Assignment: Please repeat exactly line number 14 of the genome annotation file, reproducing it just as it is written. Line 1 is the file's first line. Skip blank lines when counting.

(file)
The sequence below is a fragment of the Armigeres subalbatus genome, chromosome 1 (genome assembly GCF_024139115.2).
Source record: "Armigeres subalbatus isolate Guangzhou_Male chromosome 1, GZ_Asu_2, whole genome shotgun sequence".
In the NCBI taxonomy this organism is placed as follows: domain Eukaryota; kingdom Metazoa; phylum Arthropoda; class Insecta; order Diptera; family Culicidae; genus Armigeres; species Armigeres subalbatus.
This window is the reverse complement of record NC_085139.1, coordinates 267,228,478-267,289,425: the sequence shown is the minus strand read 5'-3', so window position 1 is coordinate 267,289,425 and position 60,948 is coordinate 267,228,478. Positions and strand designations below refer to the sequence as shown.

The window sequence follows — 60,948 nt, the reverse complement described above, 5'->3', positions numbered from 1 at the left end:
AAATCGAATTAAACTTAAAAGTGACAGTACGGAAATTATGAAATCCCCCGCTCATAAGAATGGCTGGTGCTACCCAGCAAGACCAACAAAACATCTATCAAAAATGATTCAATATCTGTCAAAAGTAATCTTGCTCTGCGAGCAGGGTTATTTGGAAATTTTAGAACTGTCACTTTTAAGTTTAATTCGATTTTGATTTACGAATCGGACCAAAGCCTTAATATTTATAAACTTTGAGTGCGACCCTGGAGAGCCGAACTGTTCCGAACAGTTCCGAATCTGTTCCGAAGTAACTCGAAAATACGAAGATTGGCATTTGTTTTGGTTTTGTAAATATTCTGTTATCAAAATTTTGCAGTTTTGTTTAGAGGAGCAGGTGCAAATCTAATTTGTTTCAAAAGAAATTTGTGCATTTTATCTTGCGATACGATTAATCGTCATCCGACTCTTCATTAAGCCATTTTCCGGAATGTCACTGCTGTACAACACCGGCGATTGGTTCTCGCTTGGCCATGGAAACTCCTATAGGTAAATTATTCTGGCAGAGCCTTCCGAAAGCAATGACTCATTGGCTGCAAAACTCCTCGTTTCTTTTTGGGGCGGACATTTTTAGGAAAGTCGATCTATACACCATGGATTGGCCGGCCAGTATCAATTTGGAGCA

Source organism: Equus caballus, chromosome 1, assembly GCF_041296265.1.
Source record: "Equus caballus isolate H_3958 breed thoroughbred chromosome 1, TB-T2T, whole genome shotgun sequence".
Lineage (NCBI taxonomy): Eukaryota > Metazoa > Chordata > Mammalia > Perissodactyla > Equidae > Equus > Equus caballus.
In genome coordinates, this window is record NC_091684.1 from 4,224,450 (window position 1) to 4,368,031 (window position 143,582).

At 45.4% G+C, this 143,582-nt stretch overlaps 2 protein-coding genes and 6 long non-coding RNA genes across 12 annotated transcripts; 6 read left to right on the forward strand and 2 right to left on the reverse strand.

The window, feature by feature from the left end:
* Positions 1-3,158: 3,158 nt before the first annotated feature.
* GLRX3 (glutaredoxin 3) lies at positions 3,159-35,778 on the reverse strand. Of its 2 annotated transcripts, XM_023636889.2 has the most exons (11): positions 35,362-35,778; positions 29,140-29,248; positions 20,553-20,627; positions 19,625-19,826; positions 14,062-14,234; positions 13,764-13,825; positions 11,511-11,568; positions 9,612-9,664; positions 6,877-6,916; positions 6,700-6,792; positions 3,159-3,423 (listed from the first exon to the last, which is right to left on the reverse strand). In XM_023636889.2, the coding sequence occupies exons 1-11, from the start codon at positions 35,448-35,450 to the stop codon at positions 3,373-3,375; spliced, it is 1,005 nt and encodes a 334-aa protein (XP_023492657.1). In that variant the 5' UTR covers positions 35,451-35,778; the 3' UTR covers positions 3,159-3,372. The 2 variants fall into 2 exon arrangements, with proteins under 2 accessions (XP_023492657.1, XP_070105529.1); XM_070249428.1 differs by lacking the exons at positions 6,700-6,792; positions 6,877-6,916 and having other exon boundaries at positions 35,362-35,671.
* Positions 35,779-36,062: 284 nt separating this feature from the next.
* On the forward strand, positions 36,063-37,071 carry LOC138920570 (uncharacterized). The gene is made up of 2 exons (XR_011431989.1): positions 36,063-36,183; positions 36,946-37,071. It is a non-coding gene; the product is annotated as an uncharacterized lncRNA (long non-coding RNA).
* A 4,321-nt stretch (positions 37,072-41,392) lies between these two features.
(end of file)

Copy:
* GLRX3 (glutaredoxin 3) lies at positions 3,159-35,778 on the reverse strand. Of its 2 annotated transcripts, XM_023636889.2 has the most exons (11): positions 35,362-35,778; positions 29,140-29,248; positions 20,553-20,627; positions 19,625-19,826; positions 14,062-14,234; positions 13,764-13,825; positions 11,511-11,568; positions 9,612-9,664; positions 6,877-6,916; positions 6,700-6,792; positions 3,159-3,423 (listed from the first exon to the last, which is right to left on the reverse strand). In XM_023636889.2, the coding sequence occupies exons 1-11, from the start codon at positions 35,448-35,450 to the stop codon at positions 3,373-3,375; spliced, it is 1,005 nt and encodes a 334-aa protein (XP_023492657.1). In that variant the 5' UTR covers positions 35,451-35,778; the 3' UTR covers positions 3,159-3,372. The 2 variants fall into 2 exon arrangements, with proteins under 2 accessions (XP_023492657.1, XP_070105529.1); XM_070249428.1 differs by lacking the exons at positions 6,700-6,792; positions 6,877-6,916 and having other exon boundaries at positions 35,362-35,671.